Use this URL to cite or link to this record in EThOS: http://ethos.bl.uk/OrderDetails.do?uin=uk.bl.ethos.630174
Title: A Foucauldian analysis of 'troubled families'
Author: MacLehose, Anna
ISNI:       0000 0004 5352 3956
Awarding Body: University of East London
Current Institution: University of East London
Date of Award: 2014
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Abstract:
The ‘Troubled Families Agenda’ (TFA), a national initiative launched by the UK Government in 2011, aimed to identify and work with families defined by the Government as ‘troubled’, in order to decrease their ‘anti-social behaviour’, help children back into school and support parents into employment. This research, undertaken from a social constructionist critical realist epistemological position, attempted to gain an understanding of the Government’s construction of ‘troubled families’, and to consider what ways of thinking about, and working with, families these constructions might have enabled and silenced. The dataset consisted of: the seven policy and guidance documents available on the Government’s TFA website; five speeches concerning the TFA made by leading politicians; and four parliamentary debate and Commons’ Select Committee report extracts. The dataset inclusion criteria required government policy documents and texts of speeches and debates to have been published between 6th March 2010 and 31st March 2013, and to refer to ‘troubled families’ more than twice. The analysis of this dataset was conducted using a discourse analytic approach, drawing on the work of Michel Foucault. Seven analytic steps were followed, which included repeated readings and coding of the texts. Four dominant governmental constructions of ‘troubled families’ were identified, that of: ‘violent’; ‘workless’; ‘helpless’ families that are ultimately a ‘costly waste of human productivity’. The Government seems to have presented the TFA as an innovative, benevolent social care agenda. However, at its root, the TFA appears to be driven by neo-liberal economic forces, intent on reducing the cost of families that may have a range of difficulties. The Government seems to have taken a reductive approach towards their construction of ‘troubled families’, allowing families to be produced as homogenous and less complex discursive objects. This has allowed the Government to set simple material outcomes for services to achieve with families that may have a range of complex difficulties. These outcomes neatly connect to the financial models underpinning the TFA, enabling the introduction of financial products, such as social impact bonds, which might allow private investors to exert influence upon the TFA services. The Government appears to be using families who may have a range of difficulties as vehicles to grow the social investment market. It is argued that this is likely to negatively impact the design of services, which might hinder social and health care professionals’ ability to work in a manner that will meet the complex needs of families. This research calls for the financial models that underpin services to be designed in the best interest of the service users, rather than that of investors and Government. This research also echoes calls for the perspectives and experiences of families with complex needs to be more effectively incorporated into the development of family initiatives, such as the TFA. Finally, this study encourages frontline workers and clinical psychologists to be more aware of the political forces and neo-liberal assumptions that are shaping the services in which they work, if effective forms of resistance are to be made possible.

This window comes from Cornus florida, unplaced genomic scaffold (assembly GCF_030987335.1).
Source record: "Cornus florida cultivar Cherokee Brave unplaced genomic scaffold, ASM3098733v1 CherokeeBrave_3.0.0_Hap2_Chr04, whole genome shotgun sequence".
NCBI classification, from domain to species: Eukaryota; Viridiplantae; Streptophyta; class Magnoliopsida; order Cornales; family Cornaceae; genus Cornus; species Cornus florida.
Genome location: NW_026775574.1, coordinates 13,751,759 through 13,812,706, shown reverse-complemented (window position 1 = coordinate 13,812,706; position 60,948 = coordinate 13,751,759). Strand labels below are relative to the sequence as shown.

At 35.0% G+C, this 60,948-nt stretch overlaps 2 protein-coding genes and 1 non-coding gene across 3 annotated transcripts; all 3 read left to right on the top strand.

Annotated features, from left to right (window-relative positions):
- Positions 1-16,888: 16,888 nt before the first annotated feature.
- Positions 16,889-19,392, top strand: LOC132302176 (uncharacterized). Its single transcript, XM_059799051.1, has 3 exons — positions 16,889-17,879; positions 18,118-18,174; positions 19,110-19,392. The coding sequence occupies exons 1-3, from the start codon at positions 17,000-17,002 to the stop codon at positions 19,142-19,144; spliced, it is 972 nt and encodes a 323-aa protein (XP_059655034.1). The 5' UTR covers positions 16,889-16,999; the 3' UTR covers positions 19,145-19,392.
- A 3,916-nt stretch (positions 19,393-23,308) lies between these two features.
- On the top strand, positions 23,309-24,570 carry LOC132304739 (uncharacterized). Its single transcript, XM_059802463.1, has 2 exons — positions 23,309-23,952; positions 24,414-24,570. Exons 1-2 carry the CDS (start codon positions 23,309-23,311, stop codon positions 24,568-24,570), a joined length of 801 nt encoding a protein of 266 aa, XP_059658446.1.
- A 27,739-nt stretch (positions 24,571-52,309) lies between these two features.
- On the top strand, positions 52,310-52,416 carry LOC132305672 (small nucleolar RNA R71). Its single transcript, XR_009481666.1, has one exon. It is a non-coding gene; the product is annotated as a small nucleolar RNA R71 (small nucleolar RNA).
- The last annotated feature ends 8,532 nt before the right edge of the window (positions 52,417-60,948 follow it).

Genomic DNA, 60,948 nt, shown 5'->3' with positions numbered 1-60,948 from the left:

Supervisor: Not available Sponsor: Not available
Qualification Name: Thesis (Professional Doctorate) Qualification Level: Doctoral
EThOS ID: uk.bl.ethos.630174  DOI: Not available
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